• Humidex 1 general controls – include providing annual heat stress training, encouraging adequate fluid replacement, permitting self-limitation of exposure, encouraging employees to watch for symptoms in co-workers, and adjusting expectations for workers coming back to work after an absence.

Humidex 2 – refers to acclimatized workers doing moderate work, and ranges indicate the need for specific controls.

  • Humidex 2 specific controls – include (in addition to general controls) engineering controls to reduce physical job demands, shielding of radiant heat, increased air movement, reduction of heat and moisture emissions at the source, adjusting exposure times to allow sufficient recovery, and personal body-cooling equipment.

Did You Know? Heat stress is progressive; therefore, it is important to recognize the signs and symptoms before they occur.

Ways you can reduce the risk of heat stress.

Work in a cooler workspace

  1. Using ventilation or air-conditioning to reduce temperatures and humidity in work and rest areas
  2. Work in shaded areas and if possible and away or shielded from heat sources

Reduce your exposure to heat stress

  1. Monitor yourself and co-workers for signs and symptoms of heat illness
  2. Acclimatization – begin by exposing yourself in short durations at the beginning of the season and then slowly increasing your exposure and duration; this will build up tolerance
  3. Use work-rest cycles, with breaks and rests taking part in cool, shaded areas that are well ventilated
  4. Take more frequent rest breaks; take longer rest breaks
  5. Slow the work pace (i.e. work self-pacing)
  6. Minimize hard, physical labour for the coolest parts of the day
  7. Drink plenty of water throughout the work day, and before exposure; Water or sport drinks are best; Avoid caffeinated beverages and alcohol
  8. If possible rotate hot work duties with co-workers; Under extreme conditions, work must be stopped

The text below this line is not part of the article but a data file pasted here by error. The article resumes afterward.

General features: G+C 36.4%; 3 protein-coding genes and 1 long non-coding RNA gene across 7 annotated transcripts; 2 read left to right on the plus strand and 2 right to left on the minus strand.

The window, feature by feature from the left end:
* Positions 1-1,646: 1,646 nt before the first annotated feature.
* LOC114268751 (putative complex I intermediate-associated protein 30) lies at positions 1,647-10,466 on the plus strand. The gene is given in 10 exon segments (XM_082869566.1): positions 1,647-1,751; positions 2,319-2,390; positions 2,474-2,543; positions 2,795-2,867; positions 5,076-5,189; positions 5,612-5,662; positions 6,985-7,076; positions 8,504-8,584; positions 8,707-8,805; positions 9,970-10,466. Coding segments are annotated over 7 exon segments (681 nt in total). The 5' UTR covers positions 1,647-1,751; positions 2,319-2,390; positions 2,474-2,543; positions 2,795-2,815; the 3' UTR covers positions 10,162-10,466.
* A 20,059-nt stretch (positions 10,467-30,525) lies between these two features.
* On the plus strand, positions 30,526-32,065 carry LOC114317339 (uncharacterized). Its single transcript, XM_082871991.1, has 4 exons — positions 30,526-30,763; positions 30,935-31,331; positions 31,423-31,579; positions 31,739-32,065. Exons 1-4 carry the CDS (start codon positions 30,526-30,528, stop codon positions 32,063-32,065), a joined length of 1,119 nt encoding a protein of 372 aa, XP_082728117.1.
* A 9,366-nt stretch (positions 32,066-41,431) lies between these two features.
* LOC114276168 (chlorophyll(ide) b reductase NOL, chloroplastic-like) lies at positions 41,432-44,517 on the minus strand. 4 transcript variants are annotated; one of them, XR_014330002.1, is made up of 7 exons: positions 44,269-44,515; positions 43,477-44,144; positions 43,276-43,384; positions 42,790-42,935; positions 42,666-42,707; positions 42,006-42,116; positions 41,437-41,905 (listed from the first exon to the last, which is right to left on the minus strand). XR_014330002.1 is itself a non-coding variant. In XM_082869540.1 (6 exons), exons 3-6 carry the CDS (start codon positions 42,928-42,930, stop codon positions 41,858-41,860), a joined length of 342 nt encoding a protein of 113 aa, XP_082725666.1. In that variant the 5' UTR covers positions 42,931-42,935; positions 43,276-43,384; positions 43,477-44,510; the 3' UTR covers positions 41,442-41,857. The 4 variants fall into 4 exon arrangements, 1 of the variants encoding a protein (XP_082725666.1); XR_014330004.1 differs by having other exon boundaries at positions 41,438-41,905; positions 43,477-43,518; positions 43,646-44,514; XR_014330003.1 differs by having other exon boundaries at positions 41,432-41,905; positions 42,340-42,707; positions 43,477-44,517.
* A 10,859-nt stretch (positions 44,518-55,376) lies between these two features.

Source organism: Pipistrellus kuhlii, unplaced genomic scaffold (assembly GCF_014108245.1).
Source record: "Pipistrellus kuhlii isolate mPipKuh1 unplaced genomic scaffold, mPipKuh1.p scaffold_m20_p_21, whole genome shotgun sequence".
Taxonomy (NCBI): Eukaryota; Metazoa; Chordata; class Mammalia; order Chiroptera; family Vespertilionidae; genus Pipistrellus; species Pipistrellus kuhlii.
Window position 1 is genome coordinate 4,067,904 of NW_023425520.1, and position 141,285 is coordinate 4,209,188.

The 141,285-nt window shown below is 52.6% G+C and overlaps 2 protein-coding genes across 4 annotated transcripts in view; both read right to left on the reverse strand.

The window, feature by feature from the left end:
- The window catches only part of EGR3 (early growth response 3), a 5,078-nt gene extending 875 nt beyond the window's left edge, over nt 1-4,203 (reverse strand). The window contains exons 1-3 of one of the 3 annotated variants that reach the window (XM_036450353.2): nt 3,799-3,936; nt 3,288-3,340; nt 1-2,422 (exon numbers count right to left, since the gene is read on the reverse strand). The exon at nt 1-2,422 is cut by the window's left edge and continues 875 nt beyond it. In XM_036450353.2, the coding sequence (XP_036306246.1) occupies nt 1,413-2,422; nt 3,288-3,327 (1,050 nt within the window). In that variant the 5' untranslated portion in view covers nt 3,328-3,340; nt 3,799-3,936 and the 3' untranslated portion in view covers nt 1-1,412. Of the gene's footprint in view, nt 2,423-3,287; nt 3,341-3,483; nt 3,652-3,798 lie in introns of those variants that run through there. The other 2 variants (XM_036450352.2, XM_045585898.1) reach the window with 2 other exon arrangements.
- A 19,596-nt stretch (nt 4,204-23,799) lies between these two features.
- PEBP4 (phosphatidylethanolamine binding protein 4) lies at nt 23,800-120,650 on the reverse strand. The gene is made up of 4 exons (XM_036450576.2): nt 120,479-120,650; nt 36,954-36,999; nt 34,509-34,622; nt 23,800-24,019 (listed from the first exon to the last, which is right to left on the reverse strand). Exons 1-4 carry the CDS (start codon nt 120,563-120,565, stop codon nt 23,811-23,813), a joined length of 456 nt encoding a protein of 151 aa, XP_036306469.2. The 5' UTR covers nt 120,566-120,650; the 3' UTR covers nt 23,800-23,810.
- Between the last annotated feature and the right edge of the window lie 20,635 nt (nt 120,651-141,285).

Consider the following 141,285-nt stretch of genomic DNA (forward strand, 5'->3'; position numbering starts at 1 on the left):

Adjust your clothing according to the environment

  1. Wear lightweight, light-coloured, loose fitting clothing
  2. Dress in layers so clothing can be removed as the temperature rises
  3. Wear a hat and sunscreen when working in direct sunlight
  4. Wear heat reflective clothing if working near heat sources

Is there a magic number for the temperature that you can’t work at?

The short answer is no. There are just more questions such as:

  1. The individual doing the work, what is their health like?
  2. What are the demands of the work?
  3. When does the work have to be done?
  4. What is the humidex?
  5. Is it under direct sun or indoors?
  6. Is there a breeze or is the air still?
  7. Most important of all, listen to the signals that the body is giving! What signals are the body giving?

Take into consideration the work that has to be done, who is doing it and apply the information here to make safe choices. If the humidex is over 42 or 47 and you follow the work / rest schedule on the humidex table, at 45 minutes per hour rest, 15 minutes work, there might not be a business case to keep working.

With summer temperatures rising, working in extreme heat can pose a serious threat to your team. We want EVERYONE to stay safe, healthy, and comfortable this summer and have provided these 3 FREE Resources to help make sure you’re business is prepared so you can quickly implement preventative measures as needed:

  • Heat Stress Safety Talk
    Use the talking points to educate your employees on how to recognize a deadly heat emergency and stay cool this summer

Do you need help with your summer safety plans?

Questions about your workplace safety risk management?

Contact 1Life Workplace Safety Solutions for a no obligation consultation at 204-231-5433.